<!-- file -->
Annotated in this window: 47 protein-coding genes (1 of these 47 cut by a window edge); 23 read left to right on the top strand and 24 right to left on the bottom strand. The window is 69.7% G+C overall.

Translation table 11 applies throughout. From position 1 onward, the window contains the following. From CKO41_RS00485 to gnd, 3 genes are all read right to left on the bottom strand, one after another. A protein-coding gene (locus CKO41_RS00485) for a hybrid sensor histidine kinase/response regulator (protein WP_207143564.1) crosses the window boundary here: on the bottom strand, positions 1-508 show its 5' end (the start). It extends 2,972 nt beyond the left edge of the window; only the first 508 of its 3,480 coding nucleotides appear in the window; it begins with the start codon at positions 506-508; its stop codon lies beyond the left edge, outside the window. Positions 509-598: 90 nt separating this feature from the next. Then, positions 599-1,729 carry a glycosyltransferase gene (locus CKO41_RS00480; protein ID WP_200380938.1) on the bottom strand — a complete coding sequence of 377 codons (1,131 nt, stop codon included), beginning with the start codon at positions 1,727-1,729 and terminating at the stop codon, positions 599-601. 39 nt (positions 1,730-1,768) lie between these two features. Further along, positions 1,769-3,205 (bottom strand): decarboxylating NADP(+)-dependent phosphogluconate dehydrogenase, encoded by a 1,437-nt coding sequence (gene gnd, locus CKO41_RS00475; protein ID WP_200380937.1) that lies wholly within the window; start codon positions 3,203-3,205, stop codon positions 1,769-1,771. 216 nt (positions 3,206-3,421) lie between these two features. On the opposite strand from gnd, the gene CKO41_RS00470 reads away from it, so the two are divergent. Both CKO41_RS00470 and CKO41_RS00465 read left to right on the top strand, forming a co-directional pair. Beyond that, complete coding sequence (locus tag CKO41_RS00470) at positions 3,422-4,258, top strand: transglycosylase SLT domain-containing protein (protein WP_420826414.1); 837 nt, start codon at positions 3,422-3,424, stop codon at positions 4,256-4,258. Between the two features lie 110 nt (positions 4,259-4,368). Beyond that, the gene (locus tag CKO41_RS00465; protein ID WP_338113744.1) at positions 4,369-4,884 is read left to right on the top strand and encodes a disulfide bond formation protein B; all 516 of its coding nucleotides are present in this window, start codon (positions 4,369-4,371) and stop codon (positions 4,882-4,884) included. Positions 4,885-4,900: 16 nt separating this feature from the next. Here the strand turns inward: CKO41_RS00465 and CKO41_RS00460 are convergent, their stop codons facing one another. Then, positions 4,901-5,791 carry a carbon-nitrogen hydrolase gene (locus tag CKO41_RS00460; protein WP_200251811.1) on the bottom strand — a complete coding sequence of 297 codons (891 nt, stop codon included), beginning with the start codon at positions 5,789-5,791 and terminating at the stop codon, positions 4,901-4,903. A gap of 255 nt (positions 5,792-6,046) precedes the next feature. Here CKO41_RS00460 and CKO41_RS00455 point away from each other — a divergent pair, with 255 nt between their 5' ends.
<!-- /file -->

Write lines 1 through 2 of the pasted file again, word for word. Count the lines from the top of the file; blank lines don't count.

Annotated in this window: 47 protein-coding genes (1 of these 47 cut by a window edge); 23 read left to right on the top strand and 24 right to left on the bottom strand. The window is 69.7% G+C overall.

Translation table 11 applies throughout. From position 1 onward, the window contains the following. From CKO41_RS00485 to gnd, 3 genes are all read right to left on the bottom strand, one after another. A protein-coding gene (locus CKO41_RS00485) for a hybrid sensor histidine kinase/response regulator (protein WP_207143564.1) crosses the window boundary here: on the bottom strand, positions 1-508 show its 5' end (the start). It extends 2,972 nt beyond the left edge of the window; only the first 508 of its 3,480 coding nucleotides appear in the window; it begins with the start codon at positions 506-508; its stop codon lies beyond the left edge, outside the window. Positions 509-598: 90 nt separating this feature from the next. Then, positions 599-1,729 carry a glycosyltransferase gene (locus CKO41_RS00480; protein ID WP_200380938.1) on the bottom strand — a complete coding sequence of 377 codons (1,131 nt, stop codon included), beginning with the start codon at positions 1,727-1,729 and terminating at the stop codon, positions 599-601. 39 nt (positions 1,730-1,768) lie between these two features. Further along, positions 1,769-3,205 (bottom strand): decarboxylating NADP(+)-dependent phosphogluconate dehydrogenase, encoded by a 1,437-nt coding sequence (gene gnd, locus CKO41_RS00475; protein ID WP_200380937.1) that lies wholly within the window; start codon positions 3,203-3,205, stop codon positions 1,769-1,771. 216 nt (positions 3,206-3,421) lie between these two features. On the opposite strand from gnd, the gene CKO41_RS00470 reads away from it, so the two are divergent. Both CKO41_RS00470 and CKO41_RS00465 read left to right on the top strand, forming a co-directional pair. Beyond that, complete coding sequence (locus tag CKO41_RS00470) at positions 3,422-4,258, top strand: transglycosylase SLT domain-containing protein (protein WP_420826414.1); 837 nt, start codon at positions 3,422-3,424, stop codon at positions 4,256-4,258. Between the two features lie 110 nt (positions 4,259-4,368). Beyond that, the gene (locus tag CKO41_RS00465; protein ID WP_338113744.1) at positions 4,369-4,884 is read left to right on the top strand and encodes a disulfide bond formation protein B; all 516 of its coding nucleotides are present in this window, start codon (positions 4,369-4,371) and stop codon (positions 4,882-4,884) included. Positions 4,885-4,900: 16 nt separating this feature from the next. Here the strand turns inward: CKO41_RS00465 and CKO41_RS00460 are convergent, their stop codons facing one another. Then, positions 4,901-5,791 carry a carbon-nitrogen hydrolase gene (locus tag CKO41_RS00460; protein WP_200251811.1) on the bottom strand — a complete coding sequence of 297 codons (891 nt, stop codon included), beginning with the start codon at positions 5,789-5,791 and terminating at the stop codon, positions 4,901-4,903. A gap of 255 nt (positions 5,792-6,046) precedes the next feature. Here CKO41_RS00460 and CKO41_RS00455 point away from each other — a divergent pair, with 255 nt between their 5' ends.